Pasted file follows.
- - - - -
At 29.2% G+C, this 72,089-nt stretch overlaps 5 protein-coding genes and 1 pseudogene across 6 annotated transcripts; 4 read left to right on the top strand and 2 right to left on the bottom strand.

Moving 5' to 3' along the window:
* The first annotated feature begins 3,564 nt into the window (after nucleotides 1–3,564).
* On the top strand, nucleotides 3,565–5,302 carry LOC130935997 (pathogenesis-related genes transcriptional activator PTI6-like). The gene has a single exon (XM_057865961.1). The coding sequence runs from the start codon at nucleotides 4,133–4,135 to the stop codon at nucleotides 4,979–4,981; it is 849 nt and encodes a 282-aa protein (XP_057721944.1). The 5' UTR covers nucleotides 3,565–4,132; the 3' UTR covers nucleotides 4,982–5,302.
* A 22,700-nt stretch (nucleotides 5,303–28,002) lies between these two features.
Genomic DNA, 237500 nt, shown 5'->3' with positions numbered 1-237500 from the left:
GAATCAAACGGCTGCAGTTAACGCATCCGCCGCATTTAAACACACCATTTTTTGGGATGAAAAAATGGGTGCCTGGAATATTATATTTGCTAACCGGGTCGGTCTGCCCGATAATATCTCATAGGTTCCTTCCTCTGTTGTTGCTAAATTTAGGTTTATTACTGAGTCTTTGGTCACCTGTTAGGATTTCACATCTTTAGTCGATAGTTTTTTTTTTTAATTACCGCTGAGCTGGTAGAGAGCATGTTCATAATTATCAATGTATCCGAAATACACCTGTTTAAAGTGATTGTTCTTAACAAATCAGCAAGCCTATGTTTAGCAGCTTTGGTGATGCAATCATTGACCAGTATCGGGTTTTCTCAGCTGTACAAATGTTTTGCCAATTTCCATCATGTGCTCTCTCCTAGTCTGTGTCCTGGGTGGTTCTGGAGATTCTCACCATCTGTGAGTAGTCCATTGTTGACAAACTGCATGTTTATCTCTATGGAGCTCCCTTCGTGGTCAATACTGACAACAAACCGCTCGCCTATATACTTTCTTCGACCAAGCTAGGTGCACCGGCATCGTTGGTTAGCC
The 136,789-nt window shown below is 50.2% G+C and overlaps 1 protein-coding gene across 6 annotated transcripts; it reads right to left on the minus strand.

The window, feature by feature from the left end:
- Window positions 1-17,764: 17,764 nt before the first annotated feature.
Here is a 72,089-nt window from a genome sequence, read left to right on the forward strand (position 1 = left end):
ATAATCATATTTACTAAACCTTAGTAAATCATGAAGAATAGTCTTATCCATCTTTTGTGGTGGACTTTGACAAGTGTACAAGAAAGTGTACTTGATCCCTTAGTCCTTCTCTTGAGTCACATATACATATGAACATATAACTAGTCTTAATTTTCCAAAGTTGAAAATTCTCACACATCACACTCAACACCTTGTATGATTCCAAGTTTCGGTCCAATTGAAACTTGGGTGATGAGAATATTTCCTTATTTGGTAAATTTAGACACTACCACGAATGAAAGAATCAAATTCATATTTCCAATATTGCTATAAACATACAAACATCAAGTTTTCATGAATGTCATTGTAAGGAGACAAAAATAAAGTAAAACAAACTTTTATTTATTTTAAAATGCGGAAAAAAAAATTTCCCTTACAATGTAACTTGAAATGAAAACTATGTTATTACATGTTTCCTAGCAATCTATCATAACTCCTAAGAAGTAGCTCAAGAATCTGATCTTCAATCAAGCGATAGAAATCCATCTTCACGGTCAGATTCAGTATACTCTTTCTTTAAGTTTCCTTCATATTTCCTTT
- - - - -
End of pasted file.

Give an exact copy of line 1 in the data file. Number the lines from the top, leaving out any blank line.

At 29.2% G+C, this 72,089-nt stretch overlaps 5 protein-coding genes and 1 pseudogene across 6 annotated transcripts; 4 read left to right on the top strand and 2 right to left on the bottom strand.